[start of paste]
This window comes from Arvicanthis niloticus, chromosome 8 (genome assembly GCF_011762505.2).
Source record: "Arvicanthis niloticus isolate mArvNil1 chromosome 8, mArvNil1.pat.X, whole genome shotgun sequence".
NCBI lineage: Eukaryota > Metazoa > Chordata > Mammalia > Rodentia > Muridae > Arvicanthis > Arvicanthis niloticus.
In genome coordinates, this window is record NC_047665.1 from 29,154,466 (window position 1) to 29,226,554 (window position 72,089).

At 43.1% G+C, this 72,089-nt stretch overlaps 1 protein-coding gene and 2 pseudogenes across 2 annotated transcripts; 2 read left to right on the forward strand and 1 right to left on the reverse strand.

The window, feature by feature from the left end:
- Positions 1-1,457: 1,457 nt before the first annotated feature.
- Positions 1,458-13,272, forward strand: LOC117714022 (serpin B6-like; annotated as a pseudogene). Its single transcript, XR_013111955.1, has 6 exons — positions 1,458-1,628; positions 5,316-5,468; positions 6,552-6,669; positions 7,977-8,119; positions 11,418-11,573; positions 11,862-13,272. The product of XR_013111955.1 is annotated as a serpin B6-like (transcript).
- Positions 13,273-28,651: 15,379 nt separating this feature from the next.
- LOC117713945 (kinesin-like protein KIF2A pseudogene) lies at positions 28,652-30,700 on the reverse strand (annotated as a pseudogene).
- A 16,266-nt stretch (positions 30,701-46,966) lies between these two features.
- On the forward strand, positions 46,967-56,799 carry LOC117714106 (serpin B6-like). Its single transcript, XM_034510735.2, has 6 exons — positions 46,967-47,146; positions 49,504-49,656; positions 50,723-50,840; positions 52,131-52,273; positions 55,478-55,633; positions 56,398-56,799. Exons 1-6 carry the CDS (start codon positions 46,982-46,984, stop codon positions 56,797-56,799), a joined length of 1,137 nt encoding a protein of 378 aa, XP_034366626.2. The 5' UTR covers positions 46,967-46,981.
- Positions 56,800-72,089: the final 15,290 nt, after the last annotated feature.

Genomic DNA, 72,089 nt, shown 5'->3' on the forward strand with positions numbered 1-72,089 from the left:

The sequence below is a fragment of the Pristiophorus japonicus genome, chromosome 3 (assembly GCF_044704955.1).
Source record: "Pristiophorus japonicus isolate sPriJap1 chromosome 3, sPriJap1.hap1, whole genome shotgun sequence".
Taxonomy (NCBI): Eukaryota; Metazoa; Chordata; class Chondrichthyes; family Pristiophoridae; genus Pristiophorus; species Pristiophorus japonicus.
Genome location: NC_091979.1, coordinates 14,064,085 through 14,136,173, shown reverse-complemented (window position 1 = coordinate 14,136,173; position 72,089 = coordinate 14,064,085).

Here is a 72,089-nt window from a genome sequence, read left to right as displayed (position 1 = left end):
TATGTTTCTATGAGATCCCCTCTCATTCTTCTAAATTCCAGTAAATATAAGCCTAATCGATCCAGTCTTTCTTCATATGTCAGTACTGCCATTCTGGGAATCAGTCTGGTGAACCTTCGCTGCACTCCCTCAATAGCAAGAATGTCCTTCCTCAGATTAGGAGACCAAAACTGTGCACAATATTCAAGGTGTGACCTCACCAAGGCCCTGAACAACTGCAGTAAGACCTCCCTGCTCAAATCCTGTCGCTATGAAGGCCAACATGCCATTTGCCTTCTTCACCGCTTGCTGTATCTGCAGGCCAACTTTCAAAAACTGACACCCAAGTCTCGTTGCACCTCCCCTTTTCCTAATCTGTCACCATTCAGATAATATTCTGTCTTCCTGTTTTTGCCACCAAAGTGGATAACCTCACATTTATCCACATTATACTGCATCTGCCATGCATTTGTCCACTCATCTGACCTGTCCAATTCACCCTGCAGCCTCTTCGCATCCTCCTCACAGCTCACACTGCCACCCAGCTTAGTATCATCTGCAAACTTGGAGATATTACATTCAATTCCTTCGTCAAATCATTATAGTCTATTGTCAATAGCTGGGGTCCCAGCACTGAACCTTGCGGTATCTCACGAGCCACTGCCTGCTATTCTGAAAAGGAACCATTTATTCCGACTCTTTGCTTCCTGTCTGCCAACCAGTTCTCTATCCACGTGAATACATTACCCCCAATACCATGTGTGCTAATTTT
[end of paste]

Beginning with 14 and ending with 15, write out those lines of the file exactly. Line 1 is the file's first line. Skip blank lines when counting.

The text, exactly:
Genomic DNA, 72,089 nt, shown 5'->3' on the forward strand with positions numbered 1-72,089 from the left:

The sequence below is a fragment of the Pristiophorus japonicus genome, chromosome 3 (assembly GCF_044704955.1).